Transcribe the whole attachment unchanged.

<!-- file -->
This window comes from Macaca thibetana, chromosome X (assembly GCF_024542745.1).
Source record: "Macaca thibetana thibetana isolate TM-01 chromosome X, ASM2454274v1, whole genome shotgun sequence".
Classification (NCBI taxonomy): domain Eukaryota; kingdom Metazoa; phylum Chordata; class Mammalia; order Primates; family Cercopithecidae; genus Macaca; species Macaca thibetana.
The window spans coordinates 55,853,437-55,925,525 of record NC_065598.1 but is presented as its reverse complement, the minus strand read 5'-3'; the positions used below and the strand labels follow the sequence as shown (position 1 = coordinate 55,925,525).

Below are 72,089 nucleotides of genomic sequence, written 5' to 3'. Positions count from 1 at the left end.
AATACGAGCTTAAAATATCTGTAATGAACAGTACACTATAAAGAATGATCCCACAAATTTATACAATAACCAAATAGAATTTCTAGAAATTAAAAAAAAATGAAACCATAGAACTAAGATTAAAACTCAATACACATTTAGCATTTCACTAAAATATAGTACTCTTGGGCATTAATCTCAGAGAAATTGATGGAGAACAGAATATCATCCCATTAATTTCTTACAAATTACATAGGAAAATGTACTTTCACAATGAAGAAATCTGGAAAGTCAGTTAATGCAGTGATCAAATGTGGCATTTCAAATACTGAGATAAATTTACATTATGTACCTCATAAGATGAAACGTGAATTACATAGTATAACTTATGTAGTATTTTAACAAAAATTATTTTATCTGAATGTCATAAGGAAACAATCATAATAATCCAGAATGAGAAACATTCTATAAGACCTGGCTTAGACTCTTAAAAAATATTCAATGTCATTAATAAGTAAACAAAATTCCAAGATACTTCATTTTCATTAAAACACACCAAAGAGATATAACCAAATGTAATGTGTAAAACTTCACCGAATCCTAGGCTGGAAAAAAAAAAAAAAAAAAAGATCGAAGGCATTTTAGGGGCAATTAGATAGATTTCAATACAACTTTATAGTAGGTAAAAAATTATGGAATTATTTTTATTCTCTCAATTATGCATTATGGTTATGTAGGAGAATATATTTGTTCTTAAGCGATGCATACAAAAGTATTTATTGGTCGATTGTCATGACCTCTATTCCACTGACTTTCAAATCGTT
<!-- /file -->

This window comes from Macaca thibetana, chromosome X (assembly GCF_024542745.1).
Source record: "Macaca thibetana thibetana isolate TM-01 chromosome X, ASM2454274v1, whole genome shotgun sequence".
Classification (NCBI taxonomy): domain Eukaryota; kingdom Metazoa; phylum Chordata; class Mammalia; order Primates; family Cercopithecidae; genus Macaca; species Macaca thibetana.
The window spans coordinates 55,853,437-55,925,525 of record NC_065598.1 but is presented as its reverse complement, the minus strand read 5'-3'; the positions used below and the strand labels follow the sequence as shown (position 1 = coordinate 55,925,525).

Below are 72,089 nucleotides of genomic sequence, written 5' to 3'. Positions count from 1 at the left end.
AATACGAGCTTAAAATATCTGTAATGAACAGTACACTATAAAGAATGATCCCACAAATTTATACAATAACCAAATAGAATTTCTAGAAATTAAAAAAAAATGAAACCATAGAACTAAGATTAAAACTCAATACACATTTAGCATTTCACTAAAATATAGTACTCTTGGGCATTAATCTCAGAGAAATTGATGGAGAACAGAATATCATCCCATTAATTTCTTACAAATTACATAGGAAAATGTACTTTCACAATGAAGAAATCTGGAAAGTCAGTTAATGCAGTGATCAAATGTGGCATTTCAAATACTGAGATAAATTTACATTATGTACCTCATAAGATGAAACGTGAATTACATAGTATAACTTATGTAGTATTTTAACAAAAATTATTTTATCTGAATGTCATAAGGAAACAATCATAATAATCCAGAATGAGAAACATTCTATAAGACCTGGCTTAGACTCTTAAAAAATATTCAATGTCATTAATAAGTAAACAAAATTCCAAGATACTTCATTTTCATTAAAACACACCAAAGAGATATAACCAAATGTAATGTGTAAAACTTCACCGAATCCTAGGCTGGAAAAAAAAAAAAAAAAAAAGATCGAAGGCATTTTAGGGGCAATTAGATAGATTTCAATACAACTTTATAGTAGGTAAAAAATTATGGAATTATTTTTATTCTCTCAATTATGCATTATGGTTATGTAGGAGAATATATTTGTTCTTAAGCGATGCATACAAAAGTATTTATTGGTCGATTGTCATGACCTCTATTCCACTGACTTTCAAATCGTT